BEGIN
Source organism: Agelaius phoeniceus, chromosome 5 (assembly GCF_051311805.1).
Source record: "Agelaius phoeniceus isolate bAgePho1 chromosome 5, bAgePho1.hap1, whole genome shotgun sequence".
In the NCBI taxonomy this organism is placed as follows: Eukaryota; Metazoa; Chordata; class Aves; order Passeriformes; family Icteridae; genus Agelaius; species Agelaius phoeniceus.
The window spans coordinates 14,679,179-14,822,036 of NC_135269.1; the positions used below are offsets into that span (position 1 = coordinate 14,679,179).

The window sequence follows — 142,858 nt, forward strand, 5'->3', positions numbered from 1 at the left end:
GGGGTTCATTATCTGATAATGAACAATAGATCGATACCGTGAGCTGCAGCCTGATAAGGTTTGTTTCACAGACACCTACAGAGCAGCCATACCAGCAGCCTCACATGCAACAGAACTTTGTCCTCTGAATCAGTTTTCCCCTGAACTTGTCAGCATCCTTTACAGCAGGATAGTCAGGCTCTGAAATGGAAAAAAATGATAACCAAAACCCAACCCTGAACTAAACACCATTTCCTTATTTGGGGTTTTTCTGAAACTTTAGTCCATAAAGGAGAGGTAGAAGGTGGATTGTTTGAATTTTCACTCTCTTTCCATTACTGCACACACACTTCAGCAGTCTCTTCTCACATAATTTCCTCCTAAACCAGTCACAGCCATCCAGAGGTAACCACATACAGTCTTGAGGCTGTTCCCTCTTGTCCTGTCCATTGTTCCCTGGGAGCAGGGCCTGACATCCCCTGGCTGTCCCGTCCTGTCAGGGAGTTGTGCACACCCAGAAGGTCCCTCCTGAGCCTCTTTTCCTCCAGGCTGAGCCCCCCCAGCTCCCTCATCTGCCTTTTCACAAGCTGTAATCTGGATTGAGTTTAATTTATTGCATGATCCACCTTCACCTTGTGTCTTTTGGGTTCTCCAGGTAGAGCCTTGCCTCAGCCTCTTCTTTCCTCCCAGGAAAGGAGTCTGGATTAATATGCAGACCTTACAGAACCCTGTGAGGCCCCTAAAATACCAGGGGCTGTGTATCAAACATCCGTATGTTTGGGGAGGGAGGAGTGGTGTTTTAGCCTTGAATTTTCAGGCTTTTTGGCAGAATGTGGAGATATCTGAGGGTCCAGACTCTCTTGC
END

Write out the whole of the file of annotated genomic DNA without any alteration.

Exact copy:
Source organism: Agelaius phoeniceus, chromosome 5 (assembly GCF_051311805.1).
Source record: "Agelaius phoeniceus isolate bAgePho1 chromosome 5, bAgePho1.hap1, whole genome shotgun sequence".
In the NCBI taxonomy this organism is placed as follows: Eukaryota; Metazoa; Chordata; class Aves; order Passeriformes; family Icteridae; genus Agelaius; species Agelaius phoeniceus.
The window spans coordinates 14,679,179-14,822,036 of NC_135269.1; the positions used below are offsets into that span (position 1 = coordinate 14,679,179).

The window sequence follows — 142,858 nt, forward strand, 5'->3', positions numbered from 1 at the left end:
GGGGTTCATTATCTGATAATGAACAATAGATCGATACCGTGAGCTGCAGCCTGATAAGGTTTGTTTCACAGACACCTACAGAGCAGCCATACCAGCAGCCTCACATGCAACAGAACTTTGTCCTCTGAATCAGTTTTCCCCTGAACTTGTCAGCATCCTTTACAGCAGGATAGTCAGGCTCTGAAATGGAAAAAAATGATAACCAAAACCCAACCCTGAACTAAACACCATTTCCTTATTTGGGGTTTTTCTGAAACTTTAGTCCATAAAGGAGAGGTAGAAGGTGGATTGTTTGAATTTTCACTCTCTTTCCATTACTGCACACACACTTCAGCAGTCTCTTCTCACATAATTTCCTCCTAAACCAGTCACAGCCATCCAGAGGTAACCACATACAGTCTTGAGGCTGTTCCCTCTTGTCCTGTCCATTGTTCCCTGGGAGCAGGGCCTGACATCCCCTGGCTGTCCCGTCCTGTCAGGGAGTTGTGCACACCCAGAAGGTCCCTCCTGAGCCTCTTTTCCTCCAGGCTGAGCCCCCCCAGCTCCCTCATCTGCCTTTTCACAAGCTGTAATCTGGATTGAGTTTAATTTATTGCATGATCCACCTTCACCTTGTGTCTTTTGGGTTCTCCAGGTAGAGCCTTGCCTCAGCCTCTTCTTTCCTCCCAGGAAAGGAGTCTGGATTAATATGCAGACCTTACAGAACCCTGTGAGGCCCCTAAAATACCAGGGGCTGTGTATCAAACATCCGTATGTTTGGGGAGGGAGGAGTGGTGTTTTAGCCTTGAATTTTCAGGCTTTTTGGCAGAATGTGGAGATATCTGAGGGTCCAGACTCTCTTGC